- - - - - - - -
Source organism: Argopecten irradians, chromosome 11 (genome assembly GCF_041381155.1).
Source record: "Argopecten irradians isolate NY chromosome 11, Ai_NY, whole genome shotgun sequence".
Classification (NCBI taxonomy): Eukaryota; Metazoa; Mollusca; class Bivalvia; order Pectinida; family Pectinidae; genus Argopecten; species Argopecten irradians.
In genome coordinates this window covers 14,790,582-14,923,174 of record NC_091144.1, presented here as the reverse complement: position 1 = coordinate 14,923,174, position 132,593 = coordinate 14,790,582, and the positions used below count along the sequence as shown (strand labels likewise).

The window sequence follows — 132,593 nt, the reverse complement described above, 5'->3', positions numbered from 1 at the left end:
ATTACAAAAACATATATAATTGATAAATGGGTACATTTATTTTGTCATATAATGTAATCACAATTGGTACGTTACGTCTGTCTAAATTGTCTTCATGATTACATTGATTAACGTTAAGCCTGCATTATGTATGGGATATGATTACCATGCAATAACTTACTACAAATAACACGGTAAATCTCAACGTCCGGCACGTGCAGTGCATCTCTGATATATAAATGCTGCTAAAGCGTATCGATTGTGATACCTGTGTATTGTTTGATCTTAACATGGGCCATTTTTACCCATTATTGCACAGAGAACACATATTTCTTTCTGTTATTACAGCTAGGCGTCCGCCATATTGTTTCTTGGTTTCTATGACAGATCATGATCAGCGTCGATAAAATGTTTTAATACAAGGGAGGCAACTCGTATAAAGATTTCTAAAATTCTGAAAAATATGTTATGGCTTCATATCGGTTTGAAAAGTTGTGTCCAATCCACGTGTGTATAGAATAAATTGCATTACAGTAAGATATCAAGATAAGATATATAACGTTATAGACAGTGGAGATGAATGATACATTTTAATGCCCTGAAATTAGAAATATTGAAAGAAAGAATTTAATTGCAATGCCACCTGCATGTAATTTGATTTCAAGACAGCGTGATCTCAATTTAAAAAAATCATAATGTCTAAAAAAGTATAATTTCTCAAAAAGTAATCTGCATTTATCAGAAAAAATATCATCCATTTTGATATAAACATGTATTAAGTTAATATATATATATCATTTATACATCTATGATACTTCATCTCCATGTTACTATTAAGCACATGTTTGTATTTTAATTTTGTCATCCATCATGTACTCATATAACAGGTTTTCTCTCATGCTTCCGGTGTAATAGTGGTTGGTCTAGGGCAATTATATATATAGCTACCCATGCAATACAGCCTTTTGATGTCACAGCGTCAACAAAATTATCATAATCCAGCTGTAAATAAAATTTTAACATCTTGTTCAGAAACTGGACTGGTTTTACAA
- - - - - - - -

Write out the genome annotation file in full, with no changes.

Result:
Source organism: Argopecten irradians, chromosome 11 (genome assembly GCF_041381155.1).
Source record: "Argopecten irradians isolate NY chromosome 11, Ai_NY, whole genome shotgun sequence".
Classification (NCBI taxonomy): Eukaryota; Metazoa; Mollusca; class Bivalvia; order Pectinida; family Pectinidae; genus Argopecten; species Argopecten irradians.
In genome coordinates this window covers 14,790,582-14,923,174 of record NC_091144.1, presented here as the reverse complement: position 1 = coordinate 14,923,174, position 132,593 = coordinate 14,790,582, and the positions used below count along the sequence as shown (strand labels likewise).

The window sequence follows — 132,593 nt, the reverse complement described above, 5'->3', positions numbered from 1 at the left end:
ATTACAAAAACATATATAATTGATAAATGGGTACATTTATTTTGTCATATAATGTAATCACAATTGGTACGTTACGTCTGTCTAAATTGTCTTCATGATTACATTGATTAACGTTAAGCCTGCATTATGTATGGGATATGATTACCATGCAATAACTTACTACAAATAACACGGTAAATCTCAACGTCCGGCACGTGCAGTGCATCTCTGATATATAAATGCTGCTAAAGCGTATCGATTGTGATACCTGTGTATTGTTTGATCTTAACATGGGCCATTTTTACCCATTATTGCACAGAGAACACATATTTCTTTCTGTTATTACAGCTAGGCGTCCGCCATATTGTTTCTTGGTTTCTATGACAGATCATGATCAGCGTCGATAAAATGTTTTAATACAAGGGAGGCAACTCGTATAAAGATTTCTAAAATTCTGAAAAATATGTTATGGCTTCATATCGGTTTGAAAAGTTGTGTCCAATCCACGTGTGTATAGAATAAATTGCATTACAGTAAGATATCAAGATAAGATATATAACGTTATAGACAGTGGAGATGAATGATACATTTTAATGCCCTGAAATTAGAAATATTGAAAGAAAGAATTTAATTGCAATGCCACCTGCATGTAATTTGATTTCAAGACAGCGTGATCTCAATTTAAAAAAATCATAATGTCTAAAAAAGTATAATTTCTCAAAAAGTAATCTGCATTTATCAGAAAAAATATCATCCATTTTGATATAAACATGTATTAAGTTAATATATATATATCATTTATACATCTATGATACTTCATCTCCATGTTACTATTAAGCACATGTTTGTATTTTAATTTTGTCATCCATCATGTACTCATATAACAGGTTTTCTCTCATGCTTCCGGTGTAATAGTGGTTGGTCTAGGGCAATTATATATATAGCTACCCATGCAATACAGCCTTTTGATGTCACAGCGTCAACAAAATTATCATAATCCAGCTGTAAATAAAATTTTAACATCTTGTTCAGAAACTGGACTGGTTTTACAA